It is this simple detail of construction that pays dividends to enjoying the reading process as a whole, preventing us from thinking, “Oh no, he must mean to kill me with this seventeen page chapter of prose-poetry political philosophy! Damn you, Gaudio!”
He keeps the form simple to allow for a complex subject. But like any piece of complex work, there are evident snags. Gaudio sometimes participates in what I like to call the “Woody Allen Dialectic,” wherein a sentence or phrase is constructed by taking two obviously unrelated ideas and thrusting them together to share the same space. With Allen, the effect was always comedic:
“I ran into my brother today at a funeral. We had not seen one another for fifteen years, but as usual he produced a pig bladder from his pocket and began hitting me on the head with it.” ~ Woody Allen, Without Feathers
There is little (if any) meaning to these words, but their jocularity emerges from their ridiculousness, their clear incompatibility within our frame of references. This, too, happens in Texas, but toned down and with a much more serious, poetic twist:
“Hope is a little bit of thread, a patch of wheat, a peach, things a geologist cannot find. Men with scarred lungs stumble out of mountains, sometimes it’s called Egypt and sometimes it’s Wyoming. It’s just people making things, mostly from dust or dry rot.”
The WA Dialectic often works in Texas, wherein Gaudio acts as a veritable poetic chef, serving up dishes of new flavour and wondrous un-tasted combinations, but there are times when it doesn’t work, and we are asked to digest a sentence of disagreeable quality, one that doesn’t sit well in the mind’s digestive tracts:
“There’s no difference between breasts and the Himalayas except the mountains have been speechless for longer.”
Or, my favourite -
“If I could draw, there would be a cat on the bed and blood in the Whitehouse.”
I’m not sure what these sentences mean exactly, and even looking at their context within the paragraphs, I’m reasonably lost. Texas is a book closer to poetry than prose, but that doesn’t excuse it from avoiding lines which slow down rather than progress the reading. The good thing is that these illogical phrases occur far less frequently than the lines of eloquence for which Gaudio should no doubt be lauded.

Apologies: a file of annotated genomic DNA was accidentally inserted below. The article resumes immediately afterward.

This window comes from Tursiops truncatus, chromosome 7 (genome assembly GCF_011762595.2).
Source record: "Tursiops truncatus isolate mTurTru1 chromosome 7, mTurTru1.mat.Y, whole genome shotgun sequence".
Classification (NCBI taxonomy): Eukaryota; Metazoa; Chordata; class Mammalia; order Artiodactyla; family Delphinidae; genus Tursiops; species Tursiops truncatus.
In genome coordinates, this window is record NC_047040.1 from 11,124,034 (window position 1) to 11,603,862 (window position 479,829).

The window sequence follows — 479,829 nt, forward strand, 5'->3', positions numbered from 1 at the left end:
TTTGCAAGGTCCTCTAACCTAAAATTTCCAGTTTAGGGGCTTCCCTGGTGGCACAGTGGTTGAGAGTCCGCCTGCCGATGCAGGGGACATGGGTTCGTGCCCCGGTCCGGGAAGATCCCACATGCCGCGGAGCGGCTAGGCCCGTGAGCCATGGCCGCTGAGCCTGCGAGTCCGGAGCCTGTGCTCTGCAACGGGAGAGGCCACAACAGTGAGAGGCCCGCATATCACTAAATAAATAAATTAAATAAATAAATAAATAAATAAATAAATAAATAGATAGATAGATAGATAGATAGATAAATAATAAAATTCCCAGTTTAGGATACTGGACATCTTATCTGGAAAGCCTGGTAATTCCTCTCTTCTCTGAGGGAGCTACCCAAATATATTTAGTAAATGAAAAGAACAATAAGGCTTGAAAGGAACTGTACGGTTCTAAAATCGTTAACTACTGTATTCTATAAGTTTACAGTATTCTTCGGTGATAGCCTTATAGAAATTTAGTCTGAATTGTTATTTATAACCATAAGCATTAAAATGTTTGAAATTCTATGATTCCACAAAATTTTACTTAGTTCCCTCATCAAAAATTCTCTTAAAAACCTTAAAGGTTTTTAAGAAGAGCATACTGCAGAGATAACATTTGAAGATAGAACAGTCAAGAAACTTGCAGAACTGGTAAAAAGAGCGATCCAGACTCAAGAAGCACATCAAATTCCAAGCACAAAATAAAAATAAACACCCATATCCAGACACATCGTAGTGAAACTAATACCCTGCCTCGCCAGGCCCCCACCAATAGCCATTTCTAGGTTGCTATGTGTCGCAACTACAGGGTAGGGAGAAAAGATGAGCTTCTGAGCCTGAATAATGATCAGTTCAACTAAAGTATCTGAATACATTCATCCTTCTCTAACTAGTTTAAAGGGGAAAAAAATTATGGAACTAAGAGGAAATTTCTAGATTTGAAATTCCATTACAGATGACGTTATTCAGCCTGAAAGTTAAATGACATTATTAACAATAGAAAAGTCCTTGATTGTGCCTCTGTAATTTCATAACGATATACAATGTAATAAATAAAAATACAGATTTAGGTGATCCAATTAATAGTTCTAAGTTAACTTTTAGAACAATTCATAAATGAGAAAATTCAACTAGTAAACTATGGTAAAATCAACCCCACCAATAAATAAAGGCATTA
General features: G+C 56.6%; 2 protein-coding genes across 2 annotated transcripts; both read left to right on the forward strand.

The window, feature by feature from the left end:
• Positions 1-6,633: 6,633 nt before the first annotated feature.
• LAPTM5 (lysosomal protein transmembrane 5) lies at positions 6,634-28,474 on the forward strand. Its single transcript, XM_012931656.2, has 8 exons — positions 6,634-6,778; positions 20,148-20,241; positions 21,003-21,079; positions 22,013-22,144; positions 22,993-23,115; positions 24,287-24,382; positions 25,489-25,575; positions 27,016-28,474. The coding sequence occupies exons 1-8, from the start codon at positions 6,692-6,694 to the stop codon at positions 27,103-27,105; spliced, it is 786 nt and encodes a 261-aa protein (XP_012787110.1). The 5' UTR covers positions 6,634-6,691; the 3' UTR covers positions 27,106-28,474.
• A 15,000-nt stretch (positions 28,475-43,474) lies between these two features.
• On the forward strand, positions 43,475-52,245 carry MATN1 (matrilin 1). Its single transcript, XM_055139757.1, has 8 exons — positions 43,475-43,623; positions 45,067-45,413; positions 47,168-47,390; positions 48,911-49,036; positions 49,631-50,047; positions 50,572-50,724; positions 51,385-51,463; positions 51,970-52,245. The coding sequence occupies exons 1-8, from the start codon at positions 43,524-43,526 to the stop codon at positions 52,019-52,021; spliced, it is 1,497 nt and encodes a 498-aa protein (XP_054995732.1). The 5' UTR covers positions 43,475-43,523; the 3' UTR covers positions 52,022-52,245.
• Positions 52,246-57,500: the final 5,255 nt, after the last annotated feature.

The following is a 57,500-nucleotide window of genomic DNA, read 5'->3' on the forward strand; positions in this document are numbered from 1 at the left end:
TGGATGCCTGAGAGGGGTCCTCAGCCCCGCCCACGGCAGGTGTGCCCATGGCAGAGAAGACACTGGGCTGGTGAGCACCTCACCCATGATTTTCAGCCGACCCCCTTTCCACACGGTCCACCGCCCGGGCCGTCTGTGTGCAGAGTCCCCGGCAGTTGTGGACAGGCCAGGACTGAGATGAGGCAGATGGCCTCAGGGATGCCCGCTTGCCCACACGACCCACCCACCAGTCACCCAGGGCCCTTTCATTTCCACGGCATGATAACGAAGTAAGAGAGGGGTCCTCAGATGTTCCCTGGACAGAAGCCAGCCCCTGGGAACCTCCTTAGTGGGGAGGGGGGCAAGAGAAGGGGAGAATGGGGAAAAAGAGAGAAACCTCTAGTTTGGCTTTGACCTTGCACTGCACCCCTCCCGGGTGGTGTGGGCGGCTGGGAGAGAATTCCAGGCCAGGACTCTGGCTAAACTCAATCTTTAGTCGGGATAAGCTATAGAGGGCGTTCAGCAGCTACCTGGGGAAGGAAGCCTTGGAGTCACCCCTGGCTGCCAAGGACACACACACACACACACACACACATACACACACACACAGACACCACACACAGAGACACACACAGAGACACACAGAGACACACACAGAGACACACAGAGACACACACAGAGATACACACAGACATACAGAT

And it’s in those perfectly executed lines that we see Gaudio at his best. Texas may waver at points, but it comes in a package teeming with political and philosophical wisdom, with unusual word combinations and phrases which elevate the novel as an important Canadian text, poignant and insightful, willing to push boundaries. I will leave you with his narrator’s wise words, a moving comment on art:
“I’m hoping to meet myself again in the future. In an invention perhaps, an idea without a blueprint, I’m tired of the replication. Art is the smoke, the vestige, not the thing, an explanation that explains nothing. But where or what could nothing be? All through history it’s been a mystery, and sometimes it rhymes.”
By Justin Lauzon
Justin Lauzon is one of Descant’s newest volunteers. Last week he reviewed Kafka’s Hat and, with Jack Hostrawser, co-authored this review of Rove for us. Justin is a writer and teacher from Oakville, interested in magic realism. He studied fiction at York University and the Humber School for Writers, and is currently working on his first novel. Check out his film blog, “The Alternate Take,” here and follow him on twitter, @JLauzonwrites.